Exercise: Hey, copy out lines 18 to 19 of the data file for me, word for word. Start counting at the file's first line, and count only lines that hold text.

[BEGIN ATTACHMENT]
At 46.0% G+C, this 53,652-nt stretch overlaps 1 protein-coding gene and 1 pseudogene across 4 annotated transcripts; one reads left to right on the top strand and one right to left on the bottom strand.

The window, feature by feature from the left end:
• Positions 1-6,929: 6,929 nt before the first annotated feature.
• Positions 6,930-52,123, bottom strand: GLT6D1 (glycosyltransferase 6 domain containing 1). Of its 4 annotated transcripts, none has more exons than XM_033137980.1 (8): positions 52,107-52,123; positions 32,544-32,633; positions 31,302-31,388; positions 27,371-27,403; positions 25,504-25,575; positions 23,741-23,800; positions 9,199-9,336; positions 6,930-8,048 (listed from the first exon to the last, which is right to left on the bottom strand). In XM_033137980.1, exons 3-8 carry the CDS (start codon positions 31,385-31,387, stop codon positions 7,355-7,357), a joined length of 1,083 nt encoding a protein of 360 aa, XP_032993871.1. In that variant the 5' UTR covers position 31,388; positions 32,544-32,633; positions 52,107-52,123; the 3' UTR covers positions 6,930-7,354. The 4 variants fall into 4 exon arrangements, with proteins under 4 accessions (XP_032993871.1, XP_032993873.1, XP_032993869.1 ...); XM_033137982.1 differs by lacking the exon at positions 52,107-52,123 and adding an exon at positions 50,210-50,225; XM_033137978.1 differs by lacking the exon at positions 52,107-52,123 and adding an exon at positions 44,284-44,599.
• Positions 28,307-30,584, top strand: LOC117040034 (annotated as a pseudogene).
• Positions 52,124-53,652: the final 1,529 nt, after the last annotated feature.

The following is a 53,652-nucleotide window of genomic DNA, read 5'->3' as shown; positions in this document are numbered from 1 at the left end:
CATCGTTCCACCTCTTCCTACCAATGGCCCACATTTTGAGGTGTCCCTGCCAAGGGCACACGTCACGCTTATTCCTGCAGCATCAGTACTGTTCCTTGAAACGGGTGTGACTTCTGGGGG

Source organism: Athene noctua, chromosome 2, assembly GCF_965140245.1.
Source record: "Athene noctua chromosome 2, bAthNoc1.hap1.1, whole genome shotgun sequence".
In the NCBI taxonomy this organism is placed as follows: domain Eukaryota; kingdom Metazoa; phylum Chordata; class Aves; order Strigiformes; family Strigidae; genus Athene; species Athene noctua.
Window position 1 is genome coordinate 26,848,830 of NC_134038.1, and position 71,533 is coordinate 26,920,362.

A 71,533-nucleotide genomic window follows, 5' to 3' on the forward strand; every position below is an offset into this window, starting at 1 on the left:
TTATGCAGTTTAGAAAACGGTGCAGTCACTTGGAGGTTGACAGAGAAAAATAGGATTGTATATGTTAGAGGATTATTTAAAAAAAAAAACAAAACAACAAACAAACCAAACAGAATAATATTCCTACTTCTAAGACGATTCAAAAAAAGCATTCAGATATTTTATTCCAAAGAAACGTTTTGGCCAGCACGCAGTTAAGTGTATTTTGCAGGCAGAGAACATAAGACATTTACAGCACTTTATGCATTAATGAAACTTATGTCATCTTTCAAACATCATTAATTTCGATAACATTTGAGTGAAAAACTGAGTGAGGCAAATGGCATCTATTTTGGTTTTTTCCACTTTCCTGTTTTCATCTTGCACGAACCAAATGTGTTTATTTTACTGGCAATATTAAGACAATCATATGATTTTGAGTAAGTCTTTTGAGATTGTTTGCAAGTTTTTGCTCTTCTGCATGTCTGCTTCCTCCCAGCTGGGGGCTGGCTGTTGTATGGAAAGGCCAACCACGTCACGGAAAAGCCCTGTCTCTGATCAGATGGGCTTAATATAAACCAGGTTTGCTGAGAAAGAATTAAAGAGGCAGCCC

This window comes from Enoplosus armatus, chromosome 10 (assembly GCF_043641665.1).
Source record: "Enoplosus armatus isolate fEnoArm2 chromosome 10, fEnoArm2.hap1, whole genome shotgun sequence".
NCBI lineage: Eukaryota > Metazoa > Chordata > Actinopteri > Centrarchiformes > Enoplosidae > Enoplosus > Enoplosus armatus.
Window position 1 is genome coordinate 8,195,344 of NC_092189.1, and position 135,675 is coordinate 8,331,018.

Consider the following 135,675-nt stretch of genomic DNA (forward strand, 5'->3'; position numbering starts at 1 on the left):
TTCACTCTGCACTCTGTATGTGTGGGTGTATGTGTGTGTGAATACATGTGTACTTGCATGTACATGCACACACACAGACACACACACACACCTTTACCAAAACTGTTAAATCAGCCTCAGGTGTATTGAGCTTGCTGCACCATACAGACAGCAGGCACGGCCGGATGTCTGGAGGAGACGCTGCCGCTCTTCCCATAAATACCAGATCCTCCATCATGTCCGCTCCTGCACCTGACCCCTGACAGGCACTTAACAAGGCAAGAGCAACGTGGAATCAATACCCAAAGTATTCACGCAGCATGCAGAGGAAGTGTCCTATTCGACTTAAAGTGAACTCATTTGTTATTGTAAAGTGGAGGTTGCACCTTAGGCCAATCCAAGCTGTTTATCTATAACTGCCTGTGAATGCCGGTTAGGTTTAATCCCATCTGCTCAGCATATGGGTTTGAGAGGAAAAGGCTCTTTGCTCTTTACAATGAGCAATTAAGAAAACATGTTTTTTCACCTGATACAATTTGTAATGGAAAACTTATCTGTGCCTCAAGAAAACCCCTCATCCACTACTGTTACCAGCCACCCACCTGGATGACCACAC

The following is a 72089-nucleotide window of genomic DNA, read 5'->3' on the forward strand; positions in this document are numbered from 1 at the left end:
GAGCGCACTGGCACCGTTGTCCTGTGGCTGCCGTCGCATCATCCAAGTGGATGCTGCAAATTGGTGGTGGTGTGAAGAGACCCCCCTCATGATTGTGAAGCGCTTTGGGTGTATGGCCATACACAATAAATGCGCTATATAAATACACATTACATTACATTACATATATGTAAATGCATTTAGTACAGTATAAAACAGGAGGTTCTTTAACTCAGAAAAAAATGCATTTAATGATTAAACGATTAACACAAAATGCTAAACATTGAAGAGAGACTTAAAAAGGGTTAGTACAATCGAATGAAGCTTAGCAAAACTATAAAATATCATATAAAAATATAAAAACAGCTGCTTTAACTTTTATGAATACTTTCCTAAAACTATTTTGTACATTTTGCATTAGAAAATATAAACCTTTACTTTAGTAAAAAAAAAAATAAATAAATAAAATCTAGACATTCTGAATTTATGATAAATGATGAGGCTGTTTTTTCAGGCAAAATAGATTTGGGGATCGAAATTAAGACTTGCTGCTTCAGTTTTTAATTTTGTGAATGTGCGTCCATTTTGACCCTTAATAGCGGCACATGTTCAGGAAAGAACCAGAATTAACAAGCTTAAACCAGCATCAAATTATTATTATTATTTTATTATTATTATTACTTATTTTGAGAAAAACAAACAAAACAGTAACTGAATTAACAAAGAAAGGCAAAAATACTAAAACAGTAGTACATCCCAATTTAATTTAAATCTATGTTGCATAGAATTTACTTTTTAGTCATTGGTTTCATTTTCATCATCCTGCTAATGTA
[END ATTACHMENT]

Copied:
Window position 1 is genome coordinate 8,195,344 of NC_092189.1, and position 135,675 is coordinate 8,331,018.

Consider the following 135,675-nt stretch of genomic DNA (forward strand, 5'->3'; position numbering starts at 1 on the left):